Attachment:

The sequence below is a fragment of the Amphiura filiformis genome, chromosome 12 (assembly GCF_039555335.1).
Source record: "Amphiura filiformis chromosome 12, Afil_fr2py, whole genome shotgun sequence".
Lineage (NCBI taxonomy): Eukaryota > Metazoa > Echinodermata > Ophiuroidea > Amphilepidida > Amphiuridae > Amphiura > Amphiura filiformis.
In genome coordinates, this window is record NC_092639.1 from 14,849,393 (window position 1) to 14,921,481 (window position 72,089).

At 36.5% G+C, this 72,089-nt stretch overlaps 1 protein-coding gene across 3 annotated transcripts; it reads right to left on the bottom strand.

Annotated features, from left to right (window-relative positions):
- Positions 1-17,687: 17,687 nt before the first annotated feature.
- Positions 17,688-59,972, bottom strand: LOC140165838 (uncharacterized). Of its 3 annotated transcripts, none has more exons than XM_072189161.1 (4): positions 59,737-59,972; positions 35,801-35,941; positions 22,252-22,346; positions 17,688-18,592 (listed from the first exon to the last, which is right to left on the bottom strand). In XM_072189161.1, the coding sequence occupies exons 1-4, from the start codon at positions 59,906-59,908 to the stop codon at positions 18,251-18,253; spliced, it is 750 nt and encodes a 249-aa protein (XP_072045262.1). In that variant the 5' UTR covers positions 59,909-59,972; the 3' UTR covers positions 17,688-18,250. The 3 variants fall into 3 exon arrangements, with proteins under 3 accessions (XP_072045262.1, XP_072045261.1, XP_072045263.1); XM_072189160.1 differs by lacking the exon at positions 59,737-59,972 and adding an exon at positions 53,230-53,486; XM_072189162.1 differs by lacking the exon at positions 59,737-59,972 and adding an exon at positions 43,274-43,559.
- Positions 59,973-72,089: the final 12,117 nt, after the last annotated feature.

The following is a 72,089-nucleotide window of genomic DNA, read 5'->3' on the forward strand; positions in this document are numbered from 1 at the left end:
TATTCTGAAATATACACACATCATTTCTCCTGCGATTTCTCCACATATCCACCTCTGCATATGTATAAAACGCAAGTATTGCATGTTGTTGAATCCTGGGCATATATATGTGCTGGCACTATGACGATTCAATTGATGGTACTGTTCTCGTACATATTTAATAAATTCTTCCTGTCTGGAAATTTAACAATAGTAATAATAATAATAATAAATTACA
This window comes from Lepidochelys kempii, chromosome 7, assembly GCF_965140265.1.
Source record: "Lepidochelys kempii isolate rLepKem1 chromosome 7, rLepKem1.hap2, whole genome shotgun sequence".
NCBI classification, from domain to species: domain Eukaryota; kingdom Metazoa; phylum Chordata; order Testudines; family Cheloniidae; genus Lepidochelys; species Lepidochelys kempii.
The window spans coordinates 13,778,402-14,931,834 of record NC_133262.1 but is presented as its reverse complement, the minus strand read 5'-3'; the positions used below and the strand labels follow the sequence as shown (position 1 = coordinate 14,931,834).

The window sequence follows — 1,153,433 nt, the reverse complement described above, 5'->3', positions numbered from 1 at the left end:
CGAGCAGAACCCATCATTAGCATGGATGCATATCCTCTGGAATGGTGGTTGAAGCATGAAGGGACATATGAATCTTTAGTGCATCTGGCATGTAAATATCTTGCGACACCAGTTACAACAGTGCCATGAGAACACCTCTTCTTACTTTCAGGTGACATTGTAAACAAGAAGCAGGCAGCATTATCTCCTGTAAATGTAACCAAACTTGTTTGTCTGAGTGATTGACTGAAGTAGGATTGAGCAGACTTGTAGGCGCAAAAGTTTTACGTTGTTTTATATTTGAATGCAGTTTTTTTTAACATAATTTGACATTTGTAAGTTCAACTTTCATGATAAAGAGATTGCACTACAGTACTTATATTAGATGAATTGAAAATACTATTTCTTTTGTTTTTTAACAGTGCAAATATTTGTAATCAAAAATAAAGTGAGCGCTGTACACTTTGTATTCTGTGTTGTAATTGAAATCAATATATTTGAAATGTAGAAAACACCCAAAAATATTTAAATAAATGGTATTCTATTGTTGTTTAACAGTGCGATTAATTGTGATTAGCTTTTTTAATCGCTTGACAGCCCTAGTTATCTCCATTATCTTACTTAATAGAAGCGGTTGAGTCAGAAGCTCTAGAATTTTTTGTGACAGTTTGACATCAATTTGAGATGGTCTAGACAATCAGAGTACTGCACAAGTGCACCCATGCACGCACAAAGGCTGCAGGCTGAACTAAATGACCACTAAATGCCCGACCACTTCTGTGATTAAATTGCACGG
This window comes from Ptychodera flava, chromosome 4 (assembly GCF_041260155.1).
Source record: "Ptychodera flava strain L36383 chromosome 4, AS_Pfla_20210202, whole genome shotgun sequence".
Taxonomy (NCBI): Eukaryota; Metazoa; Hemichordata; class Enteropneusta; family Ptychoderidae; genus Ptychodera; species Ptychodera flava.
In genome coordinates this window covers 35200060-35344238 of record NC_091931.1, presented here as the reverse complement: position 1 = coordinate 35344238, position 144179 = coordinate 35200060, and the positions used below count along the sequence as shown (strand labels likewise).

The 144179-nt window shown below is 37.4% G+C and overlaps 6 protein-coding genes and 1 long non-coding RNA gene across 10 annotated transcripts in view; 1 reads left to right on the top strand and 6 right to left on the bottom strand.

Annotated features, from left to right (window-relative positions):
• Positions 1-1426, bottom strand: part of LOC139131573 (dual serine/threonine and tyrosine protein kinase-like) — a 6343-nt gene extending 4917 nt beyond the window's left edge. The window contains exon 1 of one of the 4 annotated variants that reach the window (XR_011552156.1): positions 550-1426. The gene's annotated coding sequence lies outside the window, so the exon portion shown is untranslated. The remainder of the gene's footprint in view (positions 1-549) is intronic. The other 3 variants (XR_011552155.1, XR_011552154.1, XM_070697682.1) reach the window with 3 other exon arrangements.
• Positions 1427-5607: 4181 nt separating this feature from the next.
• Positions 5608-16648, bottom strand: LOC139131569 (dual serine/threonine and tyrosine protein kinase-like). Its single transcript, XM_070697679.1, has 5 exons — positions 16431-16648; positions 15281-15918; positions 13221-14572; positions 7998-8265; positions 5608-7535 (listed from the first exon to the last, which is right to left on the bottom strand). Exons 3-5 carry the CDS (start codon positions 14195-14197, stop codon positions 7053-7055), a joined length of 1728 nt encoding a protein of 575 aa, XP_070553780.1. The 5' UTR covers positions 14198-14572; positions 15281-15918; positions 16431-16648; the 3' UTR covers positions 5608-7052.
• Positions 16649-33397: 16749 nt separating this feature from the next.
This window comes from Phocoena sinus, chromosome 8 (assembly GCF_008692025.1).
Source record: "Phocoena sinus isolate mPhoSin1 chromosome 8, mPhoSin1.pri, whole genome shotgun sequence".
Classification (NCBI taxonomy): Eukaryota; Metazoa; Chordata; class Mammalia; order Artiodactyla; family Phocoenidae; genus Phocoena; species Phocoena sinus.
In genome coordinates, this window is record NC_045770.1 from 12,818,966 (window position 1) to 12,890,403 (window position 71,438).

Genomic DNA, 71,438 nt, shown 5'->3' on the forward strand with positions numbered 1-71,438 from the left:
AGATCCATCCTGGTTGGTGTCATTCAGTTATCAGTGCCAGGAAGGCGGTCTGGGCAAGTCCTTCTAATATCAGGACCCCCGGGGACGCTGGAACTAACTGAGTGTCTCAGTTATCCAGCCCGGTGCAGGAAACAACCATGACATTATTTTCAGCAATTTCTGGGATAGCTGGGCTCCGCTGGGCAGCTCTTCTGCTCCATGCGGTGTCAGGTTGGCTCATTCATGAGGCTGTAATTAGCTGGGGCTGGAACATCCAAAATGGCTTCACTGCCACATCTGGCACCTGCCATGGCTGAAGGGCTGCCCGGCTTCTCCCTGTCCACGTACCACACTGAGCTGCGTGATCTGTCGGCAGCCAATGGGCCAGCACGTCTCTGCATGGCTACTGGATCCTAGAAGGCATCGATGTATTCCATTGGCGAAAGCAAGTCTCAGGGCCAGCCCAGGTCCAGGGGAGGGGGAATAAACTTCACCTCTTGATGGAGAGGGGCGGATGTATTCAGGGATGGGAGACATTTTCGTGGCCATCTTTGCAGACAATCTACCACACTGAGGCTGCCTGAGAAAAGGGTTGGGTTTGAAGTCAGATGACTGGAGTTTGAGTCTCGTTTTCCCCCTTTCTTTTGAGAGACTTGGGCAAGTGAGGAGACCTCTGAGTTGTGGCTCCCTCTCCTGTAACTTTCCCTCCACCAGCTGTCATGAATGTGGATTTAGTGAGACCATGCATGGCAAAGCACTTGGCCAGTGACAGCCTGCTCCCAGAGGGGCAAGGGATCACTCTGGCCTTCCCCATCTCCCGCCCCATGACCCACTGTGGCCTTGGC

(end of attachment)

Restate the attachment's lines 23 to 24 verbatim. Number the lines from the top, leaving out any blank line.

Annotated features, from left to right (window-relative positions):
• Positions 1-1426, bottom strand: part of LOC139131573 (dual serine/threonine and tyrosine protein kinase-like) — a 6343-nt gene extending 4917 nt beyond the window's left edge. The window contains exon 1 of one of the 4 annotated variants that reach the window (XR_011552156.1): positions 550-1426. The gene's annotated coding sequence lies outside the window, so the exon portion shown is untranslated. The remainder of the gene's footprint in view (positions 1-549) is intronic. The other 3 variants (XR_011552155.1, XR_011552154.1, XM_070697682.1) reach the window with 3 other exon arrangements.